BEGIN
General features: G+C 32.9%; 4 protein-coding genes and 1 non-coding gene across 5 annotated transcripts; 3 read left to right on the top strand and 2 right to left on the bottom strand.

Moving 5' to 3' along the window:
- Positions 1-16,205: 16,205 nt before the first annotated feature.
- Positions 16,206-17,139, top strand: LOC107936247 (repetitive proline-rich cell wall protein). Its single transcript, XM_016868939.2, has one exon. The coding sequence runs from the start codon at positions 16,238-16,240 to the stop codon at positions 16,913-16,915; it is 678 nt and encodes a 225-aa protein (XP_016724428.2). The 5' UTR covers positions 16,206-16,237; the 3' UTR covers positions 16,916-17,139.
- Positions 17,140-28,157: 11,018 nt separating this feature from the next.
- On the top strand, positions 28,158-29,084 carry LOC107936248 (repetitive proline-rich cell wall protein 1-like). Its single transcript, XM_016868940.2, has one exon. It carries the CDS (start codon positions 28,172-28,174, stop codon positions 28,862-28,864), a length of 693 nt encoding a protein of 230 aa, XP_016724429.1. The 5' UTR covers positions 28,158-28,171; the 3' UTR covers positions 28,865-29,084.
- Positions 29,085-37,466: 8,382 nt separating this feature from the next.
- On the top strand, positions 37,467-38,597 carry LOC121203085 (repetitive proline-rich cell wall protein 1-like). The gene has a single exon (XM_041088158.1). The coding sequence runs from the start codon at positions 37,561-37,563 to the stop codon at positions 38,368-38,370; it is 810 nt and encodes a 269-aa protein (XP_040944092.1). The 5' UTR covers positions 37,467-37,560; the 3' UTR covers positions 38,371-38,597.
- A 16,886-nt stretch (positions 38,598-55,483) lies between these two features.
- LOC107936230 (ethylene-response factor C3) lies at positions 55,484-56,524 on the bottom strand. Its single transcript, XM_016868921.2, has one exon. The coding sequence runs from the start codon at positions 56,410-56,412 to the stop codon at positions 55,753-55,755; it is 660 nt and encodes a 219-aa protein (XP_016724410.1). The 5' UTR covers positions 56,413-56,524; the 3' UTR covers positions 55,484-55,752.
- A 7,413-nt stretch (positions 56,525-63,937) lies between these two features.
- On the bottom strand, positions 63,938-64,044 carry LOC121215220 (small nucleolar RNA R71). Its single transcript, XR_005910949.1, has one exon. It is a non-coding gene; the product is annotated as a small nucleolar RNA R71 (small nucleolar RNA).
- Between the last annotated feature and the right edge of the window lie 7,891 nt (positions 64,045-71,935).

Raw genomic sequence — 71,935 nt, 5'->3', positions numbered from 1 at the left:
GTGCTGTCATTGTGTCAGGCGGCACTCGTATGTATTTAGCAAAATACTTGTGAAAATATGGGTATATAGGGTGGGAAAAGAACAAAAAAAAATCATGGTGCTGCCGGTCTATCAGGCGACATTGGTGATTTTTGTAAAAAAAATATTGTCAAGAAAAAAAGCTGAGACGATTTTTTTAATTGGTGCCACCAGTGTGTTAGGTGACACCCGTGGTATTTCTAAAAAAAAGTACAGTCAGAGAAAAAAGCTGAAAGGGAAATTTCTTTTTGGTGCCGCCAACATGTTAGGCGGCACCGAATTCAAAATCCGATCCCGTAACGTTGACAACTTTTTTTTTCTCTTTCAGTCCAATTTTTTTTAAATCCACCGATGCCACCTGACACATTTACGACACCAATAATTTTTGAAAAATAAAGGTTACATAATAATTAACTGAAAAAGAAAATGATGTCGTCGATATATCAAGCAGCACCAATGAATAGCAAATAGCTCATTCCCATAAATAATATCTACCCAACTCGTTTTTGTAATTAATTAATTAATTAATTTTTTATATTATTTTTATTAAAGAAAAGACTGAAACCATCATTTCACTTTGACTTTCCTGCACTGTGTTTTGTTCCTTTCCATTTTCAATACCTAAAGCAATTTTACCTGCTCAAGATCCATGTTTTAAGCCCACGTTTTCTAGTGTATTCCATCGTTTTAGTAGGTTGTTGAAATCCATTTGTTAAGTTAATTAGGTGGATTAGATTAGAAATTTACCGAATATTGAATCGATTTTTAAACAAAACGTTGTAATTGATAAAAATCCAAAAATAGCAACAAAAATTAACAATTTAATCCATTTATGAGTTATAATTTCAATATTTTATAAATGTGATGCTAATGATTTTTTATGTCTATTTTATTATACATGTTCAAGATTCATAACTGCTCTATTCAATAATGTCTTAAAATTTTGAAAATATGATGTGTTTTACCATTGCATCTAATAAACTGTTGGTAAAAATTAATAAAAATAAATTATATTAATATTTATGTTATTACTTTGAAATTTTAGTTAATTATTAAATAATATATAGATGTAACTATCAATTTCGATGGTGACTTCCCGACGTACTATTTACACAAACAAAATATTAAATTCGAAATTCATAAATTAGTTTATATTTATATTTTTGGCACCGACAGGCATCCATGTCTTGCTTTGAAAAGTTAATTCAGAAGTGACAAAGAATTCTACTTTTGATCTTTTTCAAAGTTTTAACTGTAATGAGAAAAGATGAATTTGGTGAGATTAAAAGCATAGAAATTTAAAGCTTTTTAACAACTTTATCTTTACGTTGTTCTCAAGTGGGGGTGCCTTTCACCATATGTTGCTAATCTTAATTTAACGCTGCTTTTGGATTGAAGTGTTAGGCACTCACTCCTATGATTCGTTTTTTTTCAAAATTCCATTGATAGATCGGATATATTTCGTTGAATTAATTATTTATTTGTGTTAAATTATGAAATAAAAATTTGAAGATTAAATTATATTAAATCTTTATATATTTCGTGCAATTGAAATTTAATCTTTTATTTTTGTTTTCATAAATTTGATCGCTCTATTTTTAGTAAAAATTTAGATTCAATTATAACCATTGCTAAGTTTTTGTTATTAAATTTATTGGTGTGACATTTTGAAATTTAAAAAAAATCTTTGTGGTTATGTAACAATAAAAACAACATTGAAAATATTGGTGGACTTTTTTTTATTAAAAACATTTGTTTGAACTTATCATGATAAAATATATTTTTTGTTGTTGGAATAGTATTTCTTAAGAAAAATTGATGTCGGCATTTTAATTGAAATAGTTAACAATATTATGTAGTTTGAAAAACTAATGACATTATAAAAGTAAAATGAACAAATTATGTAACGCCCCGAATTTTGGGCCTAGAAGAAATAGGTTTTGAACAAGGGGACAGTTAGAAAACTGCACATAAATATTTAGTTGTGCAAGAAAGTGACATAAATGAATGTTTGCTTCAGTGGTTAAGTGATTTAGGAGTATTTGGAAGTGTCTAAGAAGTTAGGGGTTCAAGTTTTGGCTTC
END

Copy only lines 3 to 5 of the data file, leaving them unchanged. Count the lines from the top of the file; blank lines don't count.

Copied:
- Positions 1-16,205: 16,205 nt before the first annotated feature.
- Positions 16,206-17,139, top strand: LOC107936247 (repetitive proline-rich cell wall protein). Its single transcript, XM_016868939.2, has one exon. The coding sequence runs from the start codon at positions 16,238-16,240 to the stop codon at positions 16,913-16,915; it is 678 nt and encodes a 225-aa protein (XP_016724428.2). The 5' UTR covers positions 16,206-16,237; the 3' UTR covers positions 16,916-17,139.
- Positions 17,140-28,157: 11,018 nt separating this feature from the next.